e.g. if the signal’s baseline drifted up by 1V, a -1V is generated by the inverting LPF and the INA ‘ground’ respond by moving from 0V down to -1V, which pulls the entire signal down by 1V, cancelling the 1V increase in baseline. All the voltages used here are relative to the common mode ground.
As with any AC coupling circuit, there is no precise definition of what ‘DC’ or ‘baseline’ is. It’s up to the experimenter to consider what cutoff frequency in the LPF is close enough. Technically DSP engineers can call a running window of trimmed-median the baseline if they wanted to.
The feedback (how fast the INA ‘ground’ is readjusted) is as responsive as the phase delay introduced by the LPF’s time constant. If you only consider anything below 0.00001Hz to be DC, you have to pay a price for the long delay catching up to the changes which might or might not be considered a baseline drift (it’s an application specific context).
I also have an alternate view of DC restoration which does not use the concept of INA ‘ground’ (not taught in EE122A). This is based on seeing the final stage op-amp (1-amp INA) not just as a simple difference amplifier, but as a 3-input arithmetic circuit (summing and subtractions) through super-position (setting one input to 0V at a time and add the results up).
This is the gut of a 1-amp INA difference amplifier
We can break it down into a (1 input) inverting amplifier plus a summing (2 inputs) non-inverting amplifier.
The equations for inverting amplifier and non-inverting amplifiers are not symmetric! The core part of the feedback gain in EITHER CONFIGURATION are ALWAYS set at the feedback branch which ONLY goes to the inverting input (-), aka and !
- Inverting amplifier portion do not care about the resistors at the non-inverting input (+), but
- Non-inverting amplifier portion’s gain is determined by the 2 resistors at the inverting input (-)! The resistors at the non-inverting inputs (+) never boost the amplifier gains! They only attenuate signal from external sources (like voltage dividers). The gain boost happens ONLY at the inverting branch!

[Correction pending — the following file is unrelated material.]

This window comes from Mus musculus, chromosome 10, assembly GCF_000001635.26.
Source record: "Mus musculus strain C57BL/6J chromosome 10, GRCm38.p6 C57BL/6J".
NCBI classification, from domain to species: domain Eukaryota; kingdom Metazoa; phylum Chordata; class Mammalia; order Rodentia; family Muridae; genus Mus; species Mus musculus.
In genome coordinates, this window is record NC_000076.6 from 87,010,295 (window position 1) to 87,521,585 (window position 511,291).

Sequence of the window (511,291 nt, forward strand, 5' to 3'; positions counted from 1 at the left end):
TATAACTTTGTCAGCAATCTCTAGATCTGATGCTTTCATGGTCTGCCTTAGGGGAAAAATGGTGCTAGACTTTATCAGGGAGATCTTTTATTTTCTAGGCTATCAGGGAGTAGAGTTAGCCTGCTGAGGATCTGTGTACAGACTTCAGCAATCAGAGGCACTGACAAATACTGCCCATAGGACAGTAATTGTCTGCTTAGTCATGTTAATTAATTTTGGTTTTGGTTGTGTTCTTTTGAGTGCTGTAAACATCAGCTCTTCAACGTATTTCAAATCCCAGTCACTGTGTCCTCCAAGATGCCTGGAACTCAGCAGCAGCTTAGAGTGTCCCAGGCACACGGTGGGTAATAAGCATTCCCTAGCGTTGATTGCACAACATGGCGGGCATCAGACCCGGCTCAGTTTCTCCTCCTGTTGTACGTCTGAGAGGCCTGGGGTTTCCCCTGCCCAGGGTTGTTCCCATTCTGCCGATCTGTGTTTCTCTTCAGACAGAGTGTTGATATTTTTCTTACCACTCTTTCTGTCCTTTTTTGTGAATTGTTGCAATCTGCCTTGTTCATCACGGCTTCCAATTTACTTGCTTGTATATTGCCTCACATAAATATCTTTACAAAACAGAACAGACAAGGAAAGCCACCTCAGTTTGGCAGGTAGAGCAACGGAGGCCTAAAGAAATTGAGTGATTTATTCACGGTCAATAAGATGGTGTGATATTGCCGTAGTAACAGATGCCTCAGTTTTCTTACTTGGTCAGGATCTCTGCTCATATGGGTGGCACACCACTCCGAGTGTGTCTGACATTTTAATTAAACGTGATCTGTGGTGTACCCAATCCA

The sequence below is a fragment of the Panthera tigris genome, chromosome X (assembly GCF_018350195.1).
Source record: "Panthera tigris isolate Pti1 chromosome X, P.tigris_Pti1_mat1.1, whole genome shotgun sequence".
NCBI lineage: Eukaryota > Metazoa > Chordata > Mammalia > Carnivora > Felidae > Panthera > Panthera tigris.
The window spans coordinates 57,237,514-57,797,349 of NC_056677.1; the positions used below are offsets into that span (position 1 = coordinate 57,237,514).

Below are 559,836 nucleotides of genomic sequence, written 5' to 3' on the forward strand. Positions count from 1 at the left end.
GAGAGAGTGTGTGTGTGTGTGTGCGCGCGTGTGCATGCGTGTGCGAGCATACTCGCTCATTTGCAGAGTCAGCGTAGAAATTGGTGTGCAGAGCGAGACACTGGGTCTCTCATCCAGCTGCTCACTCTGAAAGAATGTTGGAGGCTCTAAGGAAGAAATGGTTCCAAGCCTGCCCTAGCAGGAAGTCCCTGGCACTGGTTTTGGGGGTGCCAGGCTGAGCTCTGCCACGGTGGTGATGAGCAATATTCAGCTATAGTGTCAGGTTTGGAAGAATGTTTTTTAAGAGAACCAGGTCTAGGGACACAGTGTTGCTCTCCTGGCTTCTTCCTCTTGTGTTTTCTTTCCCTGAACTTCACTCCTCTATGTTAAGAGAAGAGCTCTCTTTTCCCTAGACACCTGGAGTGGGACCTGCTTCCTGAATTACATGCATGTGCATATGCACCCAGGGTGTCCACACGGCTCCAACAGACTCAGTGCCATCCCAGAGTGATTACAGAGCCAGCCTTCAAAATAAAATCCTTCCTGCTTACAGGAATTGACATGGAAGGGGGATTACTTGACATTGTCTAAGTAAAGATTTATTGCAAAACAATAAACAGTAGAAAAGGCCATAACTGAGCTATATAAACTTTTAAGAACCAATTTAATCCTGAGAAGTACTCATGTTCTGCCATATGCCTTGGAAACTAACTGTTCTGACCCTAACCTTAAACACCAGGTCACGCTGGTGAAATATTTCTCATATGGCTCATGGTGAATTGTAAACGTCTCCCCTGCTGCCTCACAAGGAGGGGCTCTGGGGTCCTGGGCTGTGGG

Why? By superposition (short out other inputs you are not considering)
- Inputs to () and () shorted to the common ground gives an inverting amplifier. They don’t matter to . The gain to is .
- Input to () shorted to the common ground gives a non-inverting amplifier, which the gain boost () is relative to voltage showing up at the non-inverting input (+), which is the result of attenuating through and through .
The output contributions, if and ,
- [Inverting amplifier gain of -1 relative to ] contributes to the output
- [Non-inverting amplifier gain of 2 relative to ] if is set to ground through , and forms a 1:1 potential divider which halves to give at . Doubling (2x gain) the halved input gives an overall gain of 1, therefore contributing to the output
So the overall output equation is if is grounded to 0V.
The intuition for DC restoration is to untie the REF pin (going to ) from CM ground and treat it as equals to pin (going through , so instead of a potential divider, they form a non-inverting summing amplifier:
So the DC restoration circuit can be seen as a 3-input arithmetic amplifier that gives the equation and you can subtract the baseline by setting to be whatever baseline your inverting LPF feedback branch judged. The overall AC-coupled system response is .
Note that ALL 3 inputs () should be driven from sources with low output impedance. and is the outputs of a buffer op-amp so they already have good low impedance outputs feeding to the last stage. We’ll need to do the same for by using an op-amp to lower the output resistance whether it is an active low pass filter or active potential divider, because do not see differently from . Noise showing up from high resistance output driving REF pin do not simultaneously appear on , so it’s not canceled and therefore it’s worsening the common mode rejection (CMR).